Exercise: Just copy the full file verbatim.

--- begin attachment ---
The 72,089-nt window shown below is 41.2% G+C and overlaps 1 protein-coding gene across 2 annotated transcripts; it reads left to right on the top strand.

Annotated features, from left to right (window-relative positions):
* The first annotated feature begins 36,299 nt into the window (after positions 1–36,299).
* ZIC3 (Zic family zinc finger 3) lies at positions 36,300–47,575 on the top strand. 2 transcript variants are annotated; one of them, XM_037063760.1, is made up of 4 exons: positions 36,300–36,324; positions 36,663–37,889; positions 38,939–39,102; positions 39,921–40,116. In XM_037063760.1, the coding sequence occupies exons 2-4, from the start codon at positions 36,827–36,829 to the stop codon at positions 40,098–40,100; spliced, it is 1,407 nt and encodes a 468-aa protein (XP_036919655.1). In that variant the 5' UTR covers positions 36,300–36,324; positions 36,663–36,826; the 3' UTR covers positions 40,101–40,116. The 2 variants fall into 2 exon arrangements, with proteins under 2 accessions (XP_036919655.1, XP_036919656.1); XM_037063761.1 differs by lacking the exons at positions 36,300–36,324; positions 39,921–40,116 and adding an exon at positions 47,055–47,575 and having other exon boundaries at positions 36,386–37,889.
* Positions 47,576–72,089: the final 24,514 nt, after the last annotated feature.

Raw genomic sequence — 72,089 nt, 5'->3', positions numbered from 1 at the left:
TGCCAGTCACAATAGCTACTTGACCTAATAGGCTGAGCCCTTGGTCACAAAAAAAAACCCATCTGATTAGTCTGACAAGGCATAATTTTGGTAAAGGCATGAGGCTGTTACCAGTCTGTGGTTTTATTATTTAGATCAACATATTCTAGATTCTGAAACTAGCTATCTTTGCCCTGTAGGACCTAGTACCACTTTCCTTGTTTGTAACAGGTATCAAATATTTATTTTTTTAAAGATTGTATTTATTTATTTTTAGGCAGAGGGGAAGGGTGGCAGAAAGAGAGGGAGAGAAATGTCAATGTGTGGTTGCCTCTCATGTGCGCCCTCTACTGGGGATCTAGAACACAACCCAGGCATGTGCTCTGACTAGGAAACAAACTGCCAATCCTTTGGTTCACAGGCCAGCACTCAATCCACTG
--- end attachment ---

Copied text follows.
The 72,089-nt window shown below is 41.2% G+C and overlaps 1 protein-coding gene across 2 annotated transcripts; it reads left to right on the top strand.

Annotated features, from left to right (window-relative positions):
* The first annotated feature begins 36,299 nt into the window (after positions 1–36,299).
* ZIC3 (Zic family zinc finger 3) lies at positions 36,300–47,575 on the top strand. 2 transcript variants are annotated; one of them, XM_037063760.1, is made up of 4 exons: positions 36,300–36,324; positions 36,663–37,889; positions 38,939–39,102; positions 39,921–40,116. In XM_037063760.1, the coding sequence occupies exons 2-4, from the start codon at positions 36,827–36,829 to the stop codon at positions 40,098–40,100; spliced, it is 1,407 nt and encodes a 468-aa protein (XP_036919655.1). In that variant the 5' UTR covers positions 36,300–36,324; positions 36,663–36,826; the 3' UTR covers positions 40,101–40,116. The 2 variants fall into 2 exon arrangements, with proteins under 2 accessions (XP_036919655.1, XP_036919656.1); XM_037063761.1 differs by lacking the exons at positions 36,300–36,324; positions 39,921–40,116 and adding an exon at positions 47,055–47,575 and having other exon boundaries at positions 36,386–37,889.
* Positions 47,576–72,089: the final 24,514 nt, after the last annotated feature.

Raw genomic sequence — 72,089 nt, 5'->3', positions numbered from 1 at the left:
TGCCAGTCACAATAGCTACTTGACCTAATAGGCTGAGCCCTTGGTCACAAAAAAAAACCCATCTGATTAGTCTGACAAGGCATAATTTTGGTAAAGGCATGAGGCTGTTACCAGTCTGTGGTTTTATTATTTAGATCAACATATTCTAGATTCTGAAACTAGCTATCTTTGCCCTGTAGGACCTAGTACCACTTTCCTTGTTTGTAACAGGTATCAAATATTTATTTTTTTAAAGATTGTATTTATTTATTTTTAGGCAGAGGGGAAGGGTGGCAGAAAGAGAGGGAGAGAAATGTCAATGTGTGGTTGCCTCTCATGTGCGCCCTCTACTGGGGATCTAGAACACAACCCAGGCATGTGCTCTGACTAGGAAACAAACTGCCAATCCTTTGGTTCACAGGCCAGCACTCAATCCACTG